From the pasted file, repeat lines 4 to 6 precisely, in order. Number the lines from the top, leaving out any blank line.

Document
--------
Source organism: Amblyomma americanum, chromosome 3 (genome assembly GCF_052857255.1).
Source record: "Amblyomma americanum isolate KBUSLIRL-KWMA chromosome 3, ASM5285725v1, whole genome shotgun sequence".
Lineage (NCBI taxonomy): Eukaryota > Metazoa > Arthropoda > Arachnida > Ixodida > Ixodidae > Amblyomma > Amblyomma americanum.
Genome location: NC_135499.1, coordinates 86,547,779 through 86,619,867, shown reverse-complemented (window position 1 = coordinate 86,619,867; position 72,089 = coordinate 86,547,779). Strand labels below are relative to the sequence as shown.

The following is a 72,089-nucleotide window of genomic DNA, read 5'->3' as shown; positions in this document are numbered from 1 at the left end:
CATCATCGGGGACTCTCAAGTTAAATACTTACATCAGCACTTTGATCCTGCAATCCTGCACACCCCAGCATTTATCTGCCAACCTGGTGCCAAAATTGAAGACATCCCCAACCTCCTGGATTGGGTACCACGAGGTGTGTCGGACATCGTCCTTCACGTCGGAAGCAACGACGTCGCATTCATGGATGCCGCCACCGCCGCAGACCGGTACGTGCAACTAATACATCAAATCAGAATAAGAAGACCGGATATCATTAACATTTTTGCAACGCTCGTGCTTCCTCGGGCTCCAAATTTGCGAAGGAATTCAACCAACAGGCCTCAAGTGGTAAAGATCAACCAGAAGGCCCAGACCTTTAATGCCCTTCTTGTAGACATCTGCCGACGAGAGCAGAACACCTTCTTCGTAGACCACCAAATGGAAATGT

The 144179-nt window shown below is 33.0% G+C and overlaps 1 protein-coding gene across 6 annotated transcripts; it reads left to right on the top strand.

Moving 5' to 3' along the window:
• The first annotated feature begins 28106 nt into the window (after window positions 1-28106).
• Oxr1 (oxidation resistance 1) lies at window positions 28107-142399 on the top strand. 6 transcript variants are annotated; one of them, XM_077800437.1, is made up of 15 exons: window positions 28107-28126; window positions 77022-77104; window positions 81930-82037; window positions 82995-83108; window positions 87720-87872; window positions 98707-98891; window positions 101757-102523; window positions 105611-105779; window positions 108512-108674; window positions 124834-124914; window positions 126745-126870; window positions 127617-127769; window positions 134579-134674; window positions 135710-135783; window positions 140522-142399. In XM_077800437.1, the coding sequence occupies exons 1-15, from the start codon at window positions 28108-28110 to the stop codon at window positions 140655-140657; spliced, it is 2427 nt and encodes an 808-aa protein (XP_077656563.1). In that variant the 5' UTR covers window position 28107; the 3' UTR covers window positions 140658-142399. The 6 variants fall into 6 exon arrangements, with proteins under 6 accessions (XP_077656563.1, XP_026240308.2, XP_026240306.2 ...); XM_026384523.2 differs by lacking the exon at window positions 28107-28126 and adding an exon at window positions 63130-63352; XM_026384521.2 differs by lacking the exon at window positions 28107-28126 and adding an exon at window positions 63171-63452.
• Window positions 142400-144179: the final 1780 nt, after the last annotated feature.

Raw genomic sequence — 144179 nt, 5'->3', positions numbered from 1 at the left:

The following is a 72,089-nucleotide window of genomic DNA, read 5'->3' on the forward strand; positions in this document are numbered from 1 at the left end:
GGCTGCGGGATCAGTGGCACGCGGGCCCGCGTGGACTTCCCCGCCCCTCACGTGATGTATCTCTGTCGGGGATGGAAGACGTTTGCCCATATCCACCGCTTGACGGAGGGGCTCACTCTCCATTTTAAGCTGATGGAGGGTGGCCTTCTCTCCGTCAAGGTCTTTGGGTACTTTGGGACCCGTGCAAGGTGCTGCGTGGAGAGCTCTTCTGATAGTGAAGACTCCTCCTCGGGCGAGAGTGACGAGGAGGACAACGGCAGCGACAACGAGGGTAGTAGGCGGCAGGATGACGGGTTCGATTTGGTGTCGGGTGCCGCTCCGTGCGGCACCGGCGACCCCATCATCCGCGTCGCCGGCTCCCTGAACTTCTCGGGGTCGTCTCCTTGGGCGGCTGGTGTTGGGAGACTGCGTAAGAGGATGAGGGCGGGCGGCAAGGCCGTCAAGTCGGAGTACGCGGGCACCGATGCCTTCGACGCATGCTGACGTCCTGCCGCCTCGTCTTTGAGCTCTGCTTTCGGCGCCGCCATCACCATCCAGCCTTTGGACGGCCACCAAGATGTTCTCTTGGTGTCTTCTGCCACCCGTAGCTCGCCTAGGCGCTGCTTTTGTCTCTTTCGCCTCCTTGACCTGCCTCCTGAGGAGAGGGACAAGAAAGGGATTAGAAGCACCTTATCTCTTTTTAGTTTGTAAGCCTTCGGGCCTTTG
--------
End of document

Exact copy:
Genome location: NC_135499.1, coordinates 86,547,779 through 86,619,867, shown reverse-complemented (window position 1 = coordinate 86,619,867; position 72,089 = coordinate 86,547,779). Strand labels below are relative to the sequence as shown.

The following is a 72,089-nucleotide window of genomic DNA, read 5'->3' as shown; positions in this document are numbered from 1 at the left end:
CATCATCGGGGACTCTCAAGTTAAATACTTACATCAGCACTTTGATCCTGCAATCCTGCACACCCCAGCATTTATCTGCCAACCTGGTGCCAAAATTGAAGACATCCCCAACCTCCTGGATTGGGTACCACGAGGTGTGTCGGACATCGTCCTTCACGTCGGAAGCAACGACGTCGCATTCATGGATGCCGCCACCGCCGCAGACCGGTACGTGCAACTAATACATCAAATCAGAATAAGAAGACCGGATATCATTAACATTTTTGCAACGCTCGTGCTTCCTCGGGCTCCAAATTTGCGAAGGAATTCAACCAACAGGCCTCAAGTGGTAAAGATCAACCAGAAGGCCCAGACCTTTAATGCCCTTCTTGTAGACATCTGCCGACGAGAGCAGAACACCTTCTTCGTAGACCACCAAATGGAAATGT